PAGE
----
Friday, October 14th, 2011

'The Thing' Is A Replicant Sent To Suck All Joy From Monster Movies

Monsters aren’t inherently interesting. Sure, by virtue of their being strange and menacing and outside the periphery of normal existence, they’ll usually hold our attention for 90 minutes or so. But their scariness is all in the context and presentation. And just as it’s possible to take a transcendent ensemble cast and putrefy it by adding Eli Roth (yes, I’m still pissed about that), so is it possible to make an utter yawn-fest monster flick. Case in point: The Thing, which opens today.

I’m one of those assholes who can prattle on for days about the 1982 version—seriously, just ask anyone who’s gotten stuck talking to me. It’s often credited (correctly) as the first great creature film. John Carpenter took a weird little movie (the 1951 The Thing from Another World) and plopped in a fantastic script, perfect pacing, Kurt Russell, and the best creature effects that anyone had ever seen. No CGI, no digital enhancing, just some dudes with a truck full of clay and fake blood.

Then there were Carpenter’s characters: a research camp full of isolated men (not a woman in sight, which honestly didn’t matter) who quite literally become the monsters. Once the mysterious beastie appears and starts killing and replicating everyone, the characters are reduced to twisting, shrieking, blood-spurting bodies—coagulated simulacra of humans. Set this freakshow in a desolate Antarctic base, then add a paranoia-laced script and Russell at his nihilist best, and there’s your friggin’ great movie.

Of course, what most of us don’t admit is that the real scare in the 1982 version wasn’t the monster, but the spectacle of the human body itself. Who isn’t a little terrified of his or her own body? I mean, look at this thing that we’re forced to live in. It’s mercurial, temperamental, unpredictable; it rips and cracks and oozes and swells and shrinks and bleeds and turns various colors and emits any number of viscous liquids and rarely, if ever, gives you an explanation why. Our bodies have an agenda that is entirely separate from our conscious minds, and the two don’t always communicate well, or at all. In a sense, your body is the ultimate prison—it’s going to do what it wants, and you are stuck inside with no escape. When you think about it, it's more terror inducing than a Perry-Bachmann ticket. Almost.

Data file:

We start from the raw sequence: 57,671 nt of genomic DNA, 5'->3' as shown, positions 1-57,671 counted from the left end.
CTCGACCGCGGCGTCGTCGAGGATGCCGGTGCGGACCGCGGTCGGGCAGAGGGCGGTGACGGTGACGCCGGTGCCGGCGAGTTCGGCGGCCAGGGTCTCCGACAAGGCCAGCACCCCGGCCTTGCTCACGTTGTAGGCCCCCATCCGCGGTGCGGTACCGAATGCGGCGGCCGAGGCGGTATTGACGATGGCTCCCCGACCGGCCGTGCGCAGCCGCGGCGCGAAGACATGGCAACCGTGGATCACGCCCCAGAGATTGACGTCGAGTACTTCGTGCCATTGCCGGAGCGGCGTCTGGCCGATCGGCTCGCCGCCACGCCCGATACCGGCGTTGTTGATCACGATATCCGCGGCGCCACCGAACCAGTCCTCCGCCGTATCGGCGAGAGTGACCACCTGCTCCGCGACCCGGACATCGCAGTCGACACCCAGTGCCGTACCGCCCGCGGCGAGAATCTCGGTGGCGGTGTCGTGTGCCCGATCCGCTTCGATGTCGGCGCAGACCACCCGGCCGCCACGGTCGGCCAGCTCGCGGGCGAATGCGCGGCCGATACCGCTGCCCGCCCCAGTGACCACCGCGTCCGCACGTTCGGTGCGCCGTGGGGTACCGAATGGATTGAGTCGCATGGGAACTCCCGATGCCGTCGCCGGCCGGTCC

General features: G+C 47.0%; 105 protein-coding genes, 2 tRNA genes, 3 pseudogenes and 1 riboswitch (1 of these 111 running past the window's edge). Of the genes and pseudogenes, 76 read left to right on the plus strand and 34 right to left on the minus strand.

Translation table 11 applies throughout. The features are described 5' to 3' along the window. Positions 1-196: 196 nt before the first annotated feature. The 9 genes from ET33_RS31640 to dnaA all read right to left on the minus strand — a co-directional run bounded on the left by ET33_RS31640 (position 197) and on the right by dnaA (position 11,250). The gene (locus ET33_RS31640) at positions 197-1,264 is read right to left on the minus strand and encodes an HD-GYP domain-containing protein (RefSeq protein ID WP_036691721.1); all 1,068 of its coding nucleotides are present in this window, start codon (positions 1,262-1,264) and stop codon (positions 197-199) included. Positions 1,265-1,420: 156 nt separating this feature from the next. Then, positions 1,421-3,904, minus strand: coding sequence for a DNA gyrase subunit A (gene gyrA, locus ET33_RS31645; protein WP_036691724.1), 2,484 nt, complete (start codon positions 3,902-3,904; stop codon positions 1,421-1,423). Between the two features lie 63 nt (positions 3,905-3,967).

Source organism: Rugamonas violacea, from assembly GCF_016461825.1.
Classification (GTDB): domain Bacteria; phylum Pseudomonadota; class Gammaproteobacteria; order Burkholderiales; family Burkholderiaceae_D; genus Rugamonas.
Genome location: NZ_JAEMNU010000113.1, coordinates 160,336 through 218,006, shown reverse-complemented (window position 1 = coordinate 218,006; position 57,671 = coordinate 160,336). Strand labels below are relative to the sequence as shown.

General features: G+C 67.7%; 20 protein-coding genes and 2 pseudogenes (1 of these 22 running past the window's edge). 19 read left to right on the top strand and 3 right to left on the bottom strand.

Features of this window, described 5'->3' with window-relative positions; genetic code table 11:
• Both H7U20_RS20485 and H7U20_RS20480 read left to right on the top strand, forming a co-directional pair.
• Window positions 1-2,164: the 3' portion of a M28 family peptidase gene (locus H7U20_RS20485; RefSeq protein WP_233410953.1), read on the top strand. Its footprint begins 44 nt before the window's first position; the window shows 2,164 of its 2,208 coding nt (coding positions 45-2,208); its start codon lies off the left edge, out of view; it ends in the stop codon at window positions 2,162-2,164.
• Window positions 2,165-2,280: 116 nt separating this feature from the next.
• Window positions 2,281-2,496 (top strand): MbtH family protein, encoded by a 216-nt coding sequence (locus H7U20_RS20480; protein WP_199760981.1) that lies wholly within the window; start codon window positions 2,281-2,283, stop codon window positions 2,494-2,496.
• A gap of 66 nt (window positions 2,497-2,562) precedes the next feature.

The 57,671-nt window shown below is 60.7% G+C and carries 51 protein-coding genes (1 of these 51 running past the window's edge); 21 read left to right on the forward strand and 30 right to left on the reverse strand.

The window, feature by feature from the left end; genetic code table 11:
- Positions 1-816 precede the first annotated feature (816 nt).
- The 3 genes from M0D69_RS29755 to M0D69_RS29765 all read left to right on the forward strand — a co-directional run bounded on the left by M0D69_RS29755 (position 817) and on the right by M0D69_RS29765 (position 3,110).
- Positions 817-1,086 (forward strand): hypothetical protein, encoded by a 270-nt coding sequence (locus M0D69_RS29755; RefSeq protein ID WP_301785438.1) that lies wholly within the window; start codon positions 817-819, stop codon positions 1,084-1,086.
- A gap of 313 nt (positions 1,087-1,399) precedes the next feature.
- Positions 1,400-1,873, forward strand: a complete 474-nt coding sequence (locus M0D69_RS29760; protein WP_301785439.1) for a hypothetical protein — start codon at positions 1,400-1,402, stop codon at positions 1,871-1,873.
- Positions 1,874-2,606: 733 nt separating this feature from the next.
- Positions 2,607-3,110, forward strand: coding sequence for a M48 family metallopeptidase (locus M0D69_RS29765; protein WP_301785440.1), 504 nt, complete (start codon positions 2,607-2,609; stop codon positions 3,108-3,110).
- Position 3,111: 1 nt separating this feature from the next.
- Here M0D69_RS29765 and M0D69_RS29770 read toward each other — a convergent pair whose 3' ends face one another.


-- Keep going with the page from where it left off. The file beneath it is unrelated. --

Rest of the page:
Cut to today, when we have director Matthijs van Heijningen Jr. essentially saying, “Hey, remember that Carpenter flick? That was good shit. So good, in fact, that we’re not even gonna attempt a remake. Instead, we’ll give our movie the exact same title, but call it a prequel, to indemnify ourselves from charges of unoriginal assholery. And then we’ll go make the exact same movie, only draped in layers of humorless mediocrity.”

The remake's plot is a prosaic amplification of the 1982 film’s beginning, which opens with a helicopter trying to shoot a dog bounding across the snow. That opening is effective because it starts in media res. What Van Heijningen takes as his entire story was dispatched by Carpenter in a few minutes. Kurt Russell figures out that the dog comes from a Norwegian camp where everyone has been butchered by an alien capable of replicating its prey as a survival mechanism. Boom, done, plot explained, now let’s get to the escalating derangement of the surviving characters, and the attendant freaky gore.

The new version misses the point. We don’t need to know precisely what happened at that Norwegian base. And we certainly don’t need to spend 95 minutes exploring every detail. But hey, why not do it anyway, this time without a single iota of humor, suspense, or any of the elements that made the original great? Today’s cast is so dull, you want them to turn into the Thing simply so their faces will do something besides project a semi-comatose stupor. Mary Elizabeth Winstead puts her game face on as the paleontologist who figures things out, though even she walks around looking like she just popped two Klonopin. Granted, it’s not really a fair comparison. Kurt Russell can pull off perfect comedic timing while shooting a flamethrower, for Christ’s sake.

So yes, The Thing gets 1.5 chainsaws (out of five) for sucking all joy out of a horror classic. If you want a better scare, smash one of your digits in a door and watch what happens—now that's terrifying.

Melissa Lafsky, The Awl's Horror Chick, wants to be scared by your movie.

35 Comments / Post A Comment

Carpenter's The Thing is not only one of my favorite movies to watch over and over, it's also one of the best movies to watch with someone who is seeing it for the first time. Even for people who've been jaded by horror movies, it's a startlingly effective shot of the good stuff. God, I love that flick.

Thus, the existence of this remake / prequel / de-make is just, ugh. I don't even know. I'm going to go watch the original RIGHT NOW and be happily gobsmacked by its audacity.

Helio (#4,187)

@Gef the Talking Mongoose There isn't a movie that exists which I have recommended more than this one, especially after I saw the trailer for this wack remake. Ugh, couldn't they just re-release it and make it 3D like the Lion King?

And yes, it's re-watchability is remarkable.

riotnrrd (#840)

This movie is Exhibit #32742 in my ongoing case for why prequels suck. WE KNOW HOW IT ENDS, OKAY? We've already seen the "quel" you're pre-ing, so you better do something ASTONISHING within that box of known quantity. And nobody ever does.